Linux shell commands to Interact with the File System

Hello dear readers,
   Now that we’ve got acquainted with Linux Operating System and we’ve seen how to partition our hard drive and what is the basic structure of the File System, it’s time to further discover this amazing OS. In today’s article we will learn about some of the most important shell commands that are used to navigate and interact with the Linux File System. Most commands described in this article may be already known by most of you but, I’ll write and explain them for any novice.
   When navigating in the Linux File System you will need to know the paths used to gain access to resources. You can imagine the File System as a tree with several branches. That being said, there are three ways to describe a path to a file:

absolute – paths that start with root (/) and describe the complete path to a resource. For example /var/www/icons/a.gif. When you interact with a file, its absolute path is loaded in RAM so any command executed will apply it to the file’s absolute path. For example, if I type cat a.gif when I’m in the icons directory, the OS will actually execute cat /var/www/icons/a.gif

relative – they have as reference the current directory. There are two symbols used to describe a relative path:

Linux tail command

  • .  – it’s used to describe the current directory. For example, if I navigate to /usr/bin, I can execute tail command by typing ./tail. This actually tells the OS to execute the command from the current directory.
  • Linux File System .. – refers to the parent directory. Let’s take our last example: the absolute path to our current location in the File System is /usr/bin/tail. The absolute path to one of my user home directory is /home/dan. If I want to change the path to the user’s personal directory from my current location, I would type cd ../../home/dan. So basically this command means go back two parent folders (/bin and /usr) and then navigate to /home/dan. Simply put, “..” refers to the parent directory:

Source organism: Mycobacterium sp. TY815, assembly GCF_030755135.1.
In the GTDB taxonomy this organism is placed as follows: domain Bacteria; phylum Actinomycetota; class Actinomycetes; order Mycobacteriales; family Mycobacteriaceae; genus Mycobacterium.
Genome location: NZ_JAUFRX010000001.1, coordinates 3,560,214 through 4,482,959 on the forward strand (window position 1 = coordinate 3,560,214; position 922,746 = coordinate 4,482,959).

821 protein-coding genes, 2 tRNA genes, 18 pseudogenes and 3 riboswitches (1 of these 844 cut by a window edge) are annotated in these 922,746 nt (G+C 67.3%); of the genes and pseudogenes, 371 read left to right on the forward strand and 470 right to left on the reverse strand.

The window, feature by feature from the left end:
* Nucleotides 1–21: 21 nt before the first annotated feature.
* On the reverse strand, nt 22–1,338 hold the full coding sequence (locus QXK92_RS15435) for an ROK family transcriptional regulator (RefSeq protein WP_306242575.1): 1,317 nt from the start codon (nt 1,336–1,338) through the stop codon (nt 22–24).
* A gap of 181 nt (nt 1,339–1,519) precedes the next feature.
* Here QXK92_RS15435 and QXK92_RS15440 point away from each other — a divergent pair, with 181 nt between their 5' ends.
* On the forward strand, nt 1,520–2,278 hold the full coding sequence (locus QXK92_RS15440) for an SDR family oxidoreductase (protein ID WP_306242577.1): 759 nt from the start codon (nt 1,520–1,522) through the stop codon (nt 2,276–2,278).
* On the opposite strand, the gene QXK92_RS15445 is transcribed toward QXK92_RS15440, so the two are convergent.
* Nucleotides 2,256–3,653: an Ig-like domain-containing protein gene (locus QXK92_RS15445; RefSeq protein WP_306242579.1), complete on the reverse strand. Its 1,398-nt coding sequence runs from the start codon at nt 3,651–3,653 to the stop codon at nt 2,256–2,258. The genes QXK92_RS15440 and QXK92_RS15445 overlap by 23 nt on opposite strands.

Linux tilde character~ (tilde character) – from any directory you can change location or make reference to a file from your personal /home directory using this character. For example, the absolute path to my /Desktop directory would be /home/dan/Desktop but, I can simply use ~/Desktop to refer to this location.
Navigation commands used within Linux:
cd (change directory) – used to jump from one location to another. This command is also available in Windows Systems (Batch and Powershell) and has the same functionality:
Linux Change Directory command
pwd – displays the absolute path of the current working directory:
pwd command
Listing files and directories:
Linux ls commandls – used to display files and directories from the current directory. You can specify relative and absolute paths when using this command. Note that ls can be used with multiple arguments. You can view the help page by typing ls –help or man ls to view its man page. Without any arguments, ls will display files and directories from the current location:
I usually use ls with -la arguments. Remember that in Linux, command arguments can be written individually or combined ( ls -a -l = ls -al):
-a – display all files (“hidden files”). Config files usually start with .(dot) and are not shown by default.
-l – long listing. Displays all info relevant to a specified resource. Let’s take the following example and explain what each section describes. I’ve changed the working directory to /etc and typed ls -la
ls with long listing command in Linux
As you see from the command’s output, there are several sections for each file. Let’s take bashrc file and explain each section: